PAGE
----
The Coves Biodiversity Plan
AIMS AND BENEFITS
- Integrated Environmental Management
- Biodiversity Improvement
- Catchment Management
- Sustainable Development Principles
- Waste Minimisation
- Operational Best Practices
- Water Resource Protection
- Communication & Awareness
- Stormwater Management & Erosion Control
- Aquatic Ecosystem Habitat Preservation, Creation & Optimisation
- Integrated Water Use Licenses Artificial
- Functional Wetland & Grey Water Re-use
Woodland and wetland
Wetlands provide numerous immensely beneficial and valuable eco-system services which are unique and inherent for people and wildlife including; cleaning, filtrating and purifying the water; reducing sediments; storing (like a sponge) and slowing floodwaters; maintaining surface water flow; wildlife habitat and biological productivity.
The woodland within the drainage-line and wetland ecosystem also provides important wildlife habit.
- To have a holistic approach.
- To identify, manage and control the Alien Invader Species (AIS).
- To incorporate Indigenous and Endemic Vegetation Species.
- To preserve the current biodiversity and promote biodiversity improvement.
- To include short-term and long-term actions.
- To include Applicable Legislation.
- To use the AIS which have been removed for uses such as mulching in the Woodland, firewood, sitting logs and stabilisation of the roads and trails which traverse the wetland
- To phase-out the AIS and re-plant with indigenous, endemic species within an estimated 15—20-year timeframe, as approved by the Woodland environmental subcommittee.
- Please refer to the Woodland and Wetland Ecosystem Sustainable Development Plan for full details.
- A Vegetation Identification Factsheet has been compiled as well as a Suggested Tree and Vegetation List for replanting.
To re-establish the shoreline and bufferzone vegetation along the Hartbeespoort Dam. This serves vital functions for the protection of water quality and performs beneficial and valuable eco-system services including: filtration and reduction of sediments, nutrients, pathogens and toxins in runoff; bank stability; reduction of erosion; as well as valuable habitat for wildlife.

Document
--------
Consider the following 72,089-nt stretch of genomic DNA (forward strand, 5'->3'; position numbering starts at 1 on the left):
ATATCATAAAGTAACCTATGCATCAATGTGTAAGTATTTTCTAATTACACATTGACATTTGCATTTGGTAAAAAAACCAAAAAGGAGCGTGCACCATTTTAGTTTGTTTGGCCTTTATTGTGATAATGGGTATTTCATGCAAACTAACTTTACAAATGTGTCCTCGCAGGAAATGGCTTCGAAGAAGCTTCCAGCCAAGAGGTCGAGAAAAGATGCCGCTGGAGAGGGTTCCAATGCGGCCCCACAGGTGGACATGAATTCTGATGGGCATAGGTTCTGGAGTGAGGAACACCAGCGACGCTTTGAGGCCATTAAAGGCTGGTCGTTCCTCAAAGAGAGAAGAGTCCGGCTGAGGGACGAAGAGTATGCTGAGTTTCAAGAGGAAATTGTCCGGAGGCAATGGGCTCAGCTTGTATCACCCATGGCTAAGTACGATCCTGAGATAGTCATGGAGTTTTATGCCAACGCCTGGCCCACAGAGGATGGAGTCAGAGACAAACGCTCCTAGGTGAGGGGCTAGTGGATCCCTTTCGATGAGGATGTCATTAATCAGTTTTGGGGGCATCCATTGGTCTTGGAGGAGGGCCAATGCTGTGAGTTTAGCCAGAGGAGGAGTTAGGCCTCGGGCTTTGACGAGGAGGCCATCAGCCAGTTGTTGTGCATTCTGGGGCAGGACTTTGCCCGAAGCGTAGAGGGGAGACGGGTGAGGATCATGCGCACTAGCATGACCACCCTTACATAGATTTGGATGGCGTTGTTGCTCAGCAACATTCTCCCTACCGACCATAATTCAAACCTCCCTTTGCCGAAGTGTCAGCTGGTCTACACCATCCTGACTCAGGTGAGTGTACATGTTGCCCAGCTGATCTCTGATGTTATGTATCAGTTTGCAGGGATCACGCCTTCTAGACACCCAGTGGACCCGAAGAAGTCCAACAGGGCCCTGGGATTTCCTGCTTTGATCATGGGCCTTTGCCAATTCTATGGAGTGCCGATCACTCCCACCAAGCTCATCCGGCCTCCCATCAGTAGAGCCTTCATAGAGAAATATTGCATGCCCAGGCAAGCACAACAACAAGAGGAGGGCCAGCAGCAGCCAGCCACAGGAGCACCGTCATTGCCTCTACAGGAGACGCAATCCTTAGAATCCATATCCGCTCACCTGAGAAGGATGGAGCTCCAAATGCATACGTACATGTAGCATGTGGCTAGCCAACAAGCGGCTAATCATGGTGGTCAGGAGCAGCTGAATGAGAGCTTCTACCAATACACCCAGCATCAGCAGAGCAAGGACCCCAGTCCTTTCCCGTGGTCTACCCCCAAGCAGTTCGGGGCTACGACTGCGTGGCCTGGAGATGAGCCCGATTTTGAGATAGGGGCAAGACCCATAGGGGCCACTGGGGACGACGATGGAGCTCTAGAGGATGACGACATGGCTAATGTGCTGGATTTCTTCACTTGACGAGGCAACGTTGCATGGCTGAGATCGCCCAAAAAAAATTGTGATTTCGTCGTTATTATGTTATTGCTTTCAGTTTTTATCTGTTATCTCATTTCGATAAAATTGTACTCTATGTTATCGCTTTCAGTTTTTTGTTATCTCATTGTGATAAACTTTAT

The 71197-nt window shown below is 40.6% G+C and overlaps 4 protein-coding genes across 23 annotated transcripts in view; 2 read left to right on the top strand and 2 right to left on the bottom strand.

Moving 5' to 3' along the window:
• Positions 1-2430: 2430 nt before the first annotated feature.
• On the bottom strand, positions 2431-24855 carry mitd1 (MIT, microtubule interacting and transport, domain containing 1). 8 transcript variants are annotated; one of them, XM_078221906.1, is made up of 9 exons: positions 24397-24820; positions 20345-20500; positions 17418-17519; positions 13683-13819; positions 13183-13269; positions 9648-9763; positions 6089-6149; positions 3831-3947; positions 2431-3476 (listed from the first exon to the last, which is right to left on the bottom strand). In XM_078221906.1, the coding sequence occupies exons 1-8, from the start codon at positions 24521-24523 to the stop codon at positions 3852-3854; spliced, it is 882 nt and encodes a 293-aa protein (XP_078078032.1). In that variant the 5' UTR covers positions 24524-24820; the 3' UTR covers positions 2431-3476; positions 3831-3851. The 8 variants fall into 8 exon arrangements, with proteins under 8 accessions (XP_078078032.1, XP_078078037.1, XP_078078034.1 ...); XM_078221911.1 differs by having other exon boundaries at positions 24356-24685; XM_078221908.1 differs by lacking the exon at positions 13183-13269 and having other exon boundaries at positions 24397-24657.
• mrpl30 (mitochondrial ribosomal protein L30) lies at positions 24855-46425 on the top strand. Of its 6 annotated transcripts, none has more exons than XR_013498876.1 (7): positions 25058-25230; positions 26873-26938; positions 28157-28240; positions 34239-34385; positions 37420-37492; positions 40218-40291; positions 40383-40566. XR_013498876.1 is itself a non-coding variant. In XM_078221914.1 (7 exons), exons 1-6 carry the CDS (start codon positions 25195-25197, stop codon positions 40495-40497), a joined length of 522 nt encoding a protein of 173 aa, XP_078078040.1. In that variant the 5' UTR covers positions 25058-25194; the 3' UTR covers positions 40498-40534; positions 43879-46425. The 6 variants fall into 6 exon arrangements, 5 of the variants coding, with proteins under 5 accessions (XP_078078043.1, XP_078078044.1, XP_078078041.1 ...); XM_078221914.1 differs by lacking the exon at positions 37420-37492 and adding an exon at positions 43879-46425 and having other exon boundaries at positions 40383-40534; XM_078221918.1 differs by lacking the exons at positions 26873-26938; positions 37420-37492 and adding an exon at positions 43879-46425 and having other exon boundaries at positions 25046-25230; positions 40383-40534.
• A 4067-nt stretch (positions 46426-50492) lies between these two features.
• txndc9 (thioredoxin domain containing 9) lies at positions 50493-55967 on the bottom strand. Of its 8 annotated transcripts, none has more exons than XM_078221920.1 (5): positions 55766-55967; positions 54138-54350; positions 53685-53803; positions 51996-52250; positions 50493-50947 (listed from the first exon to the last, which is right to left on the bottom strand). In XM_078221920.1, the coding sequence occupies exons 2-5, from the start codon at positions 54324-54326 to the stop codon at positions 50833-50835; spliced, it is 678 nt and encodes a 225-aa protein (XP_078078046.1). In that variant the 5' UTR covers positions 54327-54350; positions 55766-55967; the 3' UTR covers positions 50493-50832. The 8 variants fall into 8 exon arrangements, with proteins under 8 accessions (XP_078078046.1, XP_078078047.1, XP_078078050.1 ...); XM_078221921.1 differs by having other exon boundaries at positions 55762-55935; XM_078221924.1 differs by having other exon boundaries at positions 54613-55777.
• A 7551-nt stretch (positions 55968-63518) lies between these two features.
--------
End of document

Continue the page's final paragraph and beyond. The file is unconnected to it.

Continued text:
Floating wetlands will be incorporated, and a boom to manage the hyacinth, litter and algae.
- To include waste minimisation principles by utilising the Water Hyacinth as mulch under the trees, and the Kariba Weed as mulch in the bufferzone.
- To include a variety of vegetation species within the rehabilitation of the shoreline. The more varied the species – the more wildlife they will support.
- To include open areas to allow for recreational activities, such as fishing.
- The floating wetlands will be incorporated in conjunction with the Department of Water Affairs’ Metsi a Me programme. These provide numerous benefits in terms of water purification and Biodiversity improvement and form part of an important aquatic foodweb.
- To manage the litter, water hyacinth and algae in this area, which is blown into the bay by the predominant wind from the north. The implementation of a boom will assist with this.
Even though Bass Dam is man-made, it performs important water filtration functions via the filtration of nutrients within the incoming water from the catchment.
The aim is to improve the variety of vegetation species, which will sustain a diversity of wildlife; these all form part of a balanced food web.
A certain percentage of vegetation is required to maintain that balanced food web, which will result in improved water quality.
- To include different categories of plants (floating, submerged and marginal) as they perform different functions within a Balanced Food-web, as well as provide different habitats for different wildlife species.
- To include 4 inspection ‘strips’ on the dam wall – whereby the vegetation is kept short. The purpose of these are to observe if any leak sites are visible. New trees which emerge, will be removed, as they pose a risk to the stability of the dam wall.
- The Bass Dam Ecosystem Sustainable Development Management Plan and the Vegetation Identification Factsheet are being compiled. This includes short, medium and long-term goals. The Suggested Vegetation List for re-planting has been compiled.
- Several indigenous vegetation species are present: this includes Schoenoplectus, Bulrush and Phragmites. They perform vital functions in terms of water purification, as well as provide habit for a myriad of wildlife. They are part of an important food web that should be preserved, therefore in certain areas where filtration is paramount, (such as the inlet) – they will be encouraged to multiply.
The Frog Sanctuary, which is also a seepage wetland, is located on the western boundary of the Woodland & Wetland Ecosystem, where seven species have been identified in 2003. This area has been classified as a protected area.
To include Appropriate Management Protocols: (Short-term actions)
- No cutting or mowing of the grass.
- No pesticides, herbicides, fungicides or chemicals to be used.
- Indigenous, endemic (local) vegetation and grasses are promoted which are adapted to flourish in wetland and riparian conditions.